‘islamic fashion’ caused a stir in France.


‘islamic fashion’ caused a stir in France.

Some of the major designers are launching a collection of dresses for Muslim women – loose fitting gowns and skirts with a veil. Once shipped to the Middle East, such garments are gaining mainstream appeal in the west. In shops across Europe, “islamic fashion” has now been provided by top designers such as Dolce&Gabbana and DKNY.

But Paris shopper Nellie Bertrand says she is conflicted about the trend, especially women in swimsuits and trousers. It is called “burkini” and is now sold by British retailer Marks and Spencer, which has shops in and around Paris.

“It’s really complicated, to be honest,” Bertrand said. “Because, you know, people should be able to wear what they want, but in France, we’re not used to wearing it at school, and they’re not allowed.”


Mr Bertrand is referring to the ban on Muslim headscarves in French public schools and government offices in 2004.

In a radio interview in late march, the French women’s rights minister, Laurence rossini, caused a stir by talking about islamic fashion.

“We can’t let these forces dictate what women wear,” she said. When the interviewer pointed out that many women chose to wear the veil, rosiniol said: “yes, of course, like some black American slaves.”

In Europe’s biggest Muslim population, France after two islamic terrorist attacks last year, in fear and intensifying safety atmosphere, trying to balance the tolerance, secularism and personal freedom. It has been in a state of emergency since November.

“In France became Muslim is becoming more and more complicated, because we are talking about the branch of Islam and its negative, and veiled women in the first line, because people cannot in a way that these linked with their attack”, French writer

“France at any time to talk about Muslim women and anything dealing with Muslim, will become a hysterical debate,” France against islamophobia collective yassir, head of the los Artie said.

He said rossini was “the minister of women’s rights, and in these rights, whatever you decide to wear, you have the right to wear it.”

Rossignol later said she regretted her comments. But other French countries have expressed similar doubts. The feminist philosopher Elizabeth badt has called for a boycott of brands that sell islamic fashion, and Paris mayor Anne hidalgo said she found the trend a little “unsettling.”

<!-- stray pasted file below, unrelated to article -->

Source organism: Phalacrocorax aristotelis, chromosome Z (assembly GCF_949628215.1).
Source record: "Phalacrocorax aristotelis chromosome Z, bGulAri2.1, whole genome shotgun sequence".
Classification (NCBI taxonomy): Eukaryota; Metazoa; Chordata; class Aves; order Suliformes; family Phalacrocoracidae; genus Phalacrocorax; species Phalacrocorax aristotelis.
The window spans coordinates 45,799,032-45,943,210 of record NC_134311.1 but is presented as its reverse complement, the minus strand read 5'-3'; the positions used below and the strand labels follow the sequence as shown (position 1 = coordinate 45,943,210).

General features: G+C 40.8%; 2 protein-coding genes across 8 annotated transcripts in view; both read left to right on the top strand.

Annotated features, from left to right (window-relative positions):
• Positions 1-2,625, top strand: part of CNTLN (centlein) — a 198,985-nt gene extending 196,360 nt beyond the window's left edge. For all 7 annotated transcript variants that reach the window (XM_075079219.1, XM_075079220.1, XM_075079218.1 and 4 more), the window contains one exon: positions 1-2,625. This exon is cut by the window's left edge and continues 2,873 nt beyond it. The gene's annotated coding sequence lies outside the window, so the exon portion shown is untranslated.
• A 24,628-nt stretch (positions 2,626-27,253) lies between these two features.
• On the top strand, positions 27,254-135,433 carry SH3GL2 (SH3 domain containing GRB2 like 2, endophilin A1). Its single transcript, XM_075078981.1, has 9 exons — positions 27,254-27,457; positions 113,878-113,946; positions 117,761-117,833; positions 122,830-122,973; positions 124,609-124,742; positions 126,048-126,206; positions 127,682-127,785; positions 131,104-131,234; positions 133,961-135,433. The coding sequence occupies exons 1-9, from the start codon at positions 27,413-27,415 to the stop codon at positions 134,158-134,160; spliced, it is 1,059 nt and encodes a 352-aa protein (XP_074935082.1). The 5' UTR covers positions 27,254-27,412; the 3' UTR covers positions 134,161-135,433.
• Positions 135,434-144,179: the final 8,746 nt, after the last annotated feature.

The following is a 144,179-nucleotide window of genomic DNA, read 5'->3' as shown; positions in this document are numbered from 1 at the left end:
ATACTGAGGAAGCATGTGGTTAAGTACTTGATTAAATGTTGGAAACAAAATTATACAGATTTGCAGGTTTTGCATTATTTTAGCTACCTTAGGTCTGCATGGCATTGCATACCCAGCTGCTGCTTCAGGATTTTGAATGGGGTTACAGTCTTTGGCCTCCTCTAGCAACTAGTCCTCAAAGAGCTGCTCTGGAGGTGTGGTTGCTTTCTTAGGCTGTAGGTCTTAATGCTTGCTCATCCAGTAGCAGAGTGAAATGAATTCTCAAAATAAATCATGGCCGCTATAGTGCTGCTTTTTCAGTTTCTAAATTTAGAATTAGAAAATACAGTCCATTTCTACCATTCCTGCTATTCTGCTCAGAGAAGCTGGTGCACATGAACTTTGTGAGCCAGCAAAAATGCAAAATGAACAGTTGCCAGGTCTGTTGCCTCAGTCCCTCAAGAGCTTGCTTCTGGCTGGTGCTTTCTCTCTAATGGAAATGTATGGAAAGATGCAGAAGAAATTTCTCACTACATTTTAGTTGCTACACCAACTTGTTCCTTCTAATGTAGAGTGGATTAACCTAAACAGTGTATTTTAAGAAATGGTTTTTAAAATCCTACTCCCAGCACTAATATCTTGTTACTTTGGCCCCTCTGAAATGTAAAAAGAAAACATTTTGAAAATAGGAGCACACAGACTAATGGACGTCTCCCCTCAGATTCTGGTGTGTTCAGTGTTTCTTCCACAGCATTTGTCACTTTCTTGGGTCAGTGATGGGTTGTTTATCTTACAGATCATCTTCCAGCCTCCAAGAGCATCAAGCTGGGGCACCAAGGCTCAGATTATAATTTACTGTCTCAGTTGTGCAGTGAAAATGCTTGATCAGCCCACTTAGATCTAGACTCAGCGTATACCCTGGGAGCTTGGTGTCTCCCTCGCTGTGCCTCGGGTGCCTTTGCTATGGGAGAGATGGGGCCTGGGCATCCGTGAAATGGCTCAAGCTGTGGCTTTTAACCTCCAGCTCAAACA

Fashion writer Dana Thomas, based in Paris, says fashion has long been incorporated into religious symbols. Take, for example, Dolce&Gabbana’s embrace of Catholicism.

“There are pictures of nuns and priests in their ads, and they have jewel-like baroque crosses, which is all very well,” she said. “I think France is terrified of this, because now they are just nervous. And French has been proud of what they call the mortals, the separation of the system of church and state, so they have such a response in order to support the curtain method arguments – we don’t have any religious belief spread to our daily life. ”

French secularism, established in 1905 by law, strictly separated the church from the state. At the time, the law was designed to exempt a powerful Catholic church from a designated policy. Although secularism is to ensure that the country remained neutral in the religious aspect, and ensure that all religions around the world have the freedom to act, but a lot of people think it is now being urged to stop religious – especially in Islam.

FaizaZerouala is a French journalist and Muslim. Her book, “the voice behind the veil,” tells the story of 10 French women wearing headscarves.

“In France became Muslim is becoming more and more complicated,” she said, “because we’re talking about Islam and its negative branch, and veiled women in the first line, because people can’t stand, will they somehow associated with these attacks. ”

Zerouala said secularism was used today as a shield against Islam. She explained that it was unacceptable to say you were anti-muslim. But you can say that you are fighting to protect secularism.


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